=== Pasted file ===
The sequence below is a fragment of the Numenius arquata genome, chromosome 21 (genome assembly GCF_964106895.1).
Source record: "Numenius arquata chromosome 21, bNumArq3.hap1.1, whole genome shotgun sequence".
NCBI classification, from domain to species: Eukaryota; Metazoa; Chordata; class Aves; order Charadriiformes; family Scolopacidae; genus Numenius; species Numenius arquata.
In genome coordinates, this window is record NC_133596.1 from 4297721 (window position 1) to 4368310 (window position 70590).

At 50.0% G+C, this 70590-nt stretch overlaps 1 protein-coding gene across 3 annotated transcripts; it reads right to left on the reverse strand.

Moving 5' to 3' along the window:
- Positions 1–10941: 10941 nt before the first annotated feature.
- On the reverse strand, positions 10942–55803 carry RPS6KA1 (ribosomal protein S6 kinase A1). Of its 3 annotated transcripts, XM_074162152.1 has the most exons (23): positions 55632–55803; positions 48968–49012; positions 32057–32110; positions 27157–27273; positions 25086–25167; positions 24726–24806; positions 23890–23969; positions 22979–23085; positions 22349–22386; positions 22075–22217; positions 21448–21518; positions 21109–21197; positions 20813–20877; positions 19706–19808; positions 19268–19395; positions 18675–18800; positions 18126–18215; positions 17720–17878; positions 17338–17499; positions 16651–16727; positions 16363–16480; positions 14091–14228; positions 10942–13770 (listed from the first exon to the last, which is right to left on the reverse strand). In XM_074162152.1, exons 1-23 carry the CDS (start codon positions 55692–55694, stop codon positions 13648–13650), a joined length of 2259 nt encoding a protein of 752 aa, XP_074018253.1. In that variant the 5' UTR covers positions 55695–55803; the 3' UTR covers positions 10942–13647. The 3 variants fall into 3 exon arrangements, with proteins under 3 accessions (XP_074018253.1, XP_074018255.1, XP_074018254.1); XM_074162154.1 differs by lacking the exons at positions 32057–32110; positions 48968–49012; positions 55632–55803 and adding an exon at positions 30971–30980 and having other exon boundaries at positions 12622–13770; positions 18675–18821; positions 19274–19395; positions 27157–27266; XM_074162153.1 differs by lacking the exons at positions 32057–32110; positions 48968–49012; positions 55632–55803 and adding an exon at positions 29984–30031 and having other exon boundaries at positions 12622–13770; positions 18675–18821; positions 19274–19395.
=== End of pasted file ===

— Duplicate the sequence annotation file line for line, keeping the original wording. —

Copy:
The sequence below is a fragment of the Numenius arquata genome, chromosome 21 (genome assembly GCF_964106895.1).
Source record: "Numenius arquata chromosome 21, bNumArq3.hap1.1, whole genome shotgun sequence".
NCBI classification, from domain to species: Eukaryota; Metazoa; Chordata; class Aves; order Charadriiformes; family Scolopacidae; genus Numenius; species Numenius arquata.
In genome coordinates, this window is record NC_133596.1 from 4297721 (window position 1) to 4368310 (window position 70590).

At 50.0% G+C, this 70590-nt stretch overlaps 1 protein-coding gene across 3 annotated transcripts; it reads right to left on the reverse strand.

Moving 5' to 3' along the window:
- Positions 1–10941: 10941 nt before the first annotated feature.
- On the reverse strand, positions 10942–55803 carry RPS6KA1 (ribosomal protein S6 kinase A1). Of its 3 annotated transcripts, XM_074162152.1 has the most exons (23): positions 55632–55803; positions 48968–49012; positions 32057–32110; positions 27157–27273; positions 25086–25167; positions 24726–24806; positions 23890–23969; positions 22979–23085; positions 22349–22386; positions 22075–22217; positions 21448–21518; positions 21109–21197; positions 20813–20877; positions 19706–19808; positions 19268–19395; positions 18675–18800; positions 18126–18215; positions 17720–17878; positions 17338–17499; positions 16651–16727; positions 16363–16480; positions 14091–14228; positions 10942–13770 (listed from the first exon to the last, which is right to left on the reverse strand). In XM_074162152.1, exons 1-23 carry the CDS (start codon positions 55692–55694, stop codon positions 13648–13650), a joined length of 2259 nt encoding a protein of 752 aa, XP_074018253.1. In that variant the 5' UTR covers positions 55695–55803; the 3' UTR covers positions 10942–13647. The 3 variants fall into 3 exon arrangements, with proteins under 3 accessions (XP_074018253.1, XP_074018255.1, XP_074018254.1); XM_074162154.1 differs by lacking the exons at positions 32057–32110; positions 48968–49012; positions 55632–55803 and adding an exon at positions 30971–30980 and having other exon boundaries at positions 12622–13770; positions 18675–18821; positions 19274–19395; positions 27157–27266; XM_074162153.1 differs by lacking the exons at positions 32057–32110; positions 48968–49012; positions 55632–55803 and adding an exon at positions 29984–30031 and having other exon boundaries at positions 12622–13770; positions 18675–18821; positions 19274–19395.